Charting a new course away from the charts

There’s a big controversy brewing in the UK. BBC Radio 3, which is their classical music channel, will start a weekly Top 20 countdown of the country’s top-selling classical releases. The charts will be compiled using both CD sales and downloads, so it will accurately reflect buying trends, but that’s not the controversy. The larger question is simply whether or not there’s any point to having classical music ape the trappings of popular music in order to attract listeners.

As Rupert Christiansen wrote in his Telegraph article, Radio 3′s Classical Top 20 will be very dull indeed,

Why must classical music jump up and down and pretend to be what it isn’t?

What depresses me is the way that classical music is constantly chasing after techniques of the pop sector, and ending up, like a paunchy middle-aged man squeezing himself into a pair of tight blue jeans, looking a bit silly and terminally uncool. The interesting kids I know today with open musical minds aren’t the slightest bit interested in the charts: they have the confidence to listen to what they like and explore without reference to such crude and naff indicators as “the Top 20.”

Why can’t [classical music] stand aside from hype and ephemera and the silly business of judging success by numbers, and instead focus on its deepest strength – feeding a deep and serious appetite for art in which quality isn’t judged by its place in a weekly sales list?

Well, we agree. And that’s why WTJU plays the kind of classical music it does. Granted, for some people it can be tough listening. We don’t program our classical music to be an upscale substitute for Muzak — lots of lush, orchestral music with a smattering of pleasing piano renderings for your background listening pleasure..

I doubt most of what we air would show up on a Top 20 chart, but that’s OK. Safe to say all of our announcers have “a deep and serious appetite for art” and program their shows accordingly. Do you have the confidence to listen to what you like and explore outside the tried-and-true? (although we do play a fair amount of that as well)

Well then. Turn your radio dial to 91.1fm, or connect to our Internet feed and let’s go!

More Recent Posts

  • Ralph Vaughan Williams Early Chamber Works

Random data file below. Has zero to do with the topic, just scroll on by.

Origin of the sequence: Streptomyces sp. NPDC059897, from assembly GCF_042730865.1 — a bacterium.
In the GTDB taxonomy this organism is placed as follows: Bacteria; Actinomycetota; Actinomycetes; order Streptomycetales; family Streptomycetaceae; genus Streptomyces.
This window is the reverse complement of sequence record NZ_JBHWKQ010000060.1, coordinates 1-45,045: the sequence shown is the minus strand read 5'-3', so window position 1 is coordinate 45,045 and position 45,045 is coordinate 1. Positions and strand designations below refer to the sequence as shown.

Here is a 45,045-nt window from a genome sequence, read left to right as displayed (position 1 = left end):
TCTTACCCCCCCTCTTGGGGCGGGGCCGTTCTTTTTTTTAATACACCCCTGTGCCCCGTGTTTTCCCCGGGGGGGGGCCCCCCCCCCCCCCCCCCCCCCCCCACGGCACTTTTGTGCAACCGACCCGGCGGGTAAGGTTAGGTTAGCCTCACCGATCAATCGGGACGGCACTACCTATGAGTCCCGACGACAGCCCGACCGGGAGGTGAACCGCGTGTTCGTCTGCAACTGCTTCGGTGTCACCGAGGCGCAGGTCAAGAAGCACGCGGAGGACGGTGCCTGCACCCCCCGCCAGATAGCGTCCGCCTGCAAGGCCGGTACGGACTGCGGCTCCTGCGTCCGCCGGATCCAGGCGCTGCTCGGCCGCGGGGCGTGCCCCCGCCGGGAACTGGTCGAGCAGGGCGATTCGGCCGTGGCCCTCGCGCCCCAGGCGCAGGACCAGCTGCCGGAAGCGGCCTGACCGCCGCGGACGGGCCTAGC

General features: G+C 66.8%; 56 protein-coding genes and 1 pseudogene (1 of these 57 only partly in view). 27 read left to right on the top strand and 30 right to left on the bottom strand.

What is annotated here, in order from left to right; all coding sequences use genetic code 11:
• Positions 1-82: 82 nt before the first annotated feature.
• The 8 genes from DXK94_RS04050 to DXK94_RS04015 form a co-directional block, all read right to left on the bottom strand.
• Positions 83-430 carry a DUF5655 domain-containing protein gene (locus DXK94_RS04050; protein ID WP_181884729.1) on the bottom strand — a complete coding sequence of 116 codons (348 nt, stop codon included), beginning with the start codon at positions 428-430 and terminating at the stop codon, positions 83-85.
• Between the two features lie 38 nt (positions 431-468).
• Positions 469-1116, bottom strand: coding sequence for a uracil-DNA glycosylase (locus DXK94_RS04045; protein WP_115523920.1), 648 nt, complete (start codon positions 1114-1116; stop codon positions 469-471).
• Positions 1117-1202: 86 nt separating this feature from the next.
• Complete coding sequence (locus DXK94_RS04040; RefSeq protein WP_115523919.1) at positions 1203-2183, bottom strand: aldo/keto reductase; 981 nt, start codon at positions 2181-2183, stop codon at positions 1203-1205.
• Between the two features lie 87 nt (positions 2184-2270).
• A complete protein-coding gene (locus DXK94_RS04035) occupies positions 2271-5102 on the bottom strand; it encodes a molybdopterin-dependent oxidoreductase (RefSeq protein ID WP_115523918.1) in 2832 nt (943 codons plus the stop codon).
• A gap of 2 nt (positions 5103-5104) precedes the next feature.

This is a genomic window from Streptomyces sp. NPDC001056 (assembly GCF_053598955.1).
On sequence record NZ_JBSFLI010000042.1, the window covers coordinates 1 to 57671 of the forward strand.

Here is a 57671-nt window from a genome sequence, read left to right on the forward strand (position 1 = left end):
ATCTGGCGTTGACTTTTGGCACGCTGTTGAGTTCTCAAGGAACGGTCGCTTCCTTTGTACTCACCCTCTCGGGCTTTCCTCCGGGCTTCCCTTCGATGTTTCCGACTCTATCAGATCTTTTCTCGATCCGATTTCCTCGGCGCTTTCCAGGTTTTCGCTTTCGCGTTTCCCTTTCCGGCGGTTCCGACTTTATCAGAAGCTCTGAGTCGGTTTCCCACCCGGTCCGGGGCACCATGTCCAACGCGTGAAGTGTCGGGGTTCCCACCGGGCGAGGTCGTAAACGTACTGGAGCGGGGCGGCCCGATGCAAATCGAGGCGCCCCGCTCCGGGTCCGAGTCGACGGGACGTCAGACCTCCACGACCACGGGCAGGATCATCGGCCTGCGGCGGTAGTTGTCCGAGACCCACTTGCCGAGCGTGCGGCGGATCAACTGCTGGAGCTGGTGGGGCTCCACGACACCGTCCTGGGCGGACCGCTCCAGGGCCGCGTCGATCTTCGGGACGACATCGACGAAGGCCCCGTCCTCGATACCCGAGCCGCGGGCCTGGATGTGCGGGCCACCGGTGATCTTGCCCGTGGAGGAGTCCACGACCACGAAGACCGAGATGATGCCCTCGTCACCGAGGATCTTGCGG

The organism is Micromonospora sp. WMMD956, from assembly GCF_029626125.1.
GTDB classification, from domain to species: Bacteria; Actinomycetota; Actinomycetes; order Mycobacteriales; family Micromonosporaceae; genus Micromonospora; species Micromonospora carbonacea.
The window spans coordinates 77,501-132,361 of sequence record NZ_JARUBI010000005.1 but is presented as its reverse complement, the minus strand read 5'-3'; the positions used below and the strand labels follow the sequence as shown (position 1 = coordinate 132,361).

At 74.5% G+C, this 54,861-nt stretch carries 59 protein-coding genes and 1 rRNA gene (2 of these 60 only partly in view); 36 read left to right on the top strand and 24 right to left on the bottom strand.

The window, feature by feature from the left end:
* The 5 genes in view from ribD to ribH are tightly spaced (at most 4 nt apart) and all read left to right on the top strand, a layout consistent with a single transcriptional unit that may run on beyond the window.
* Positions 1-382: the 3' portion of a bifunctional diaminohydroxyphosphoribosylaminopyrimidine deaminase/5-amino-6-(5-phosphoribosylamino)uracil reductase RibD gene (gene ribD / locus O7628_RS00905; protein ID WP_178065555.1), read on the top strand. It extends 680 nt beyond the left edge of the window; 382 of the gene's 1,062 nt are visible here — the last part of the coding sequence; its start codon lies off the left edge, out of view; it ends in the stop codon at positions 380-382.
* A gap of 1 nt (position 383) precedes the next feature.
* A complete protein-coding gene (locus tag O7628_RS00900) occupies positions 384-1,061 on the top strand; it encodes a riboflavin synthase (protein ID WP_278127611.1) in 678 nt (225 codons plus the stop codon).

Ralph Vaughan Williams withdrew many of the works he wrote before 1907. Based on this release, he was too modest. In this collection of early chamber music performed by the London Solists Ensemble, one can tell RVW’s compositional voice isn’t fully formed, but there’s a simple beauty in them, nevertheless. The disc opens with the […]

  • What’s New? FAQ for users

    There have been a lot of small adjustments for this new site and not everything will be intuitive.  Below is a list of changes from the previous website: If the change you’re concerned/curious about isn’t listed, please email Lewis Reining at arnfasta@gmail.com Direct Streaming Links You can always listen through our new player (it also […]

  • Your usual Friday fun … on Thursday as well!

    If you will honor us with your company on WTJU-91.1 FM, this week and next week, you’ll have to put up with me for two morning shows. On Thursday, I’ll be hosting Classical Cafe, and to celebrate the birthday of French composer, Adolphe Adam, the first hour will be filled with ballet music: two suites […]

  • Rotholz Tapestry of American Flute Duos

    The album is titled “American Tapestry,” but it’s no crazy quilt. The four duos for flute and piano Susan Rotholz and Margaret Kampmeier perform fit nicely together. All are tonal after a fashion, giving the program coherence; and yet each differ in character to give the listener real variety. Robert Beaser takes a simple theme […]

  • Introduction from the General Manager

    A lot of people use (and overuse) the word “disruption” when talking about the state of the media today. That in one way or another, the internet is disrupting every legacy media outlet. Newspapers have certainly been hit the hardest in the transition to digital. But radio is changing, too. Streaming services like Pandora, Spotify, […]

  • Antoine Tamestit Performs Hindemith

    This release spans the breadth of Paul Hindemith’s writings for the viola, from solo sonata  through music for viola and orchestra. Hindemith was a violist himself, and his compositions fully realize the instrument’s potential. Violist Antoine Tamestit fully understands these works and their creator, as his interview printed in the booklet shows — as do […]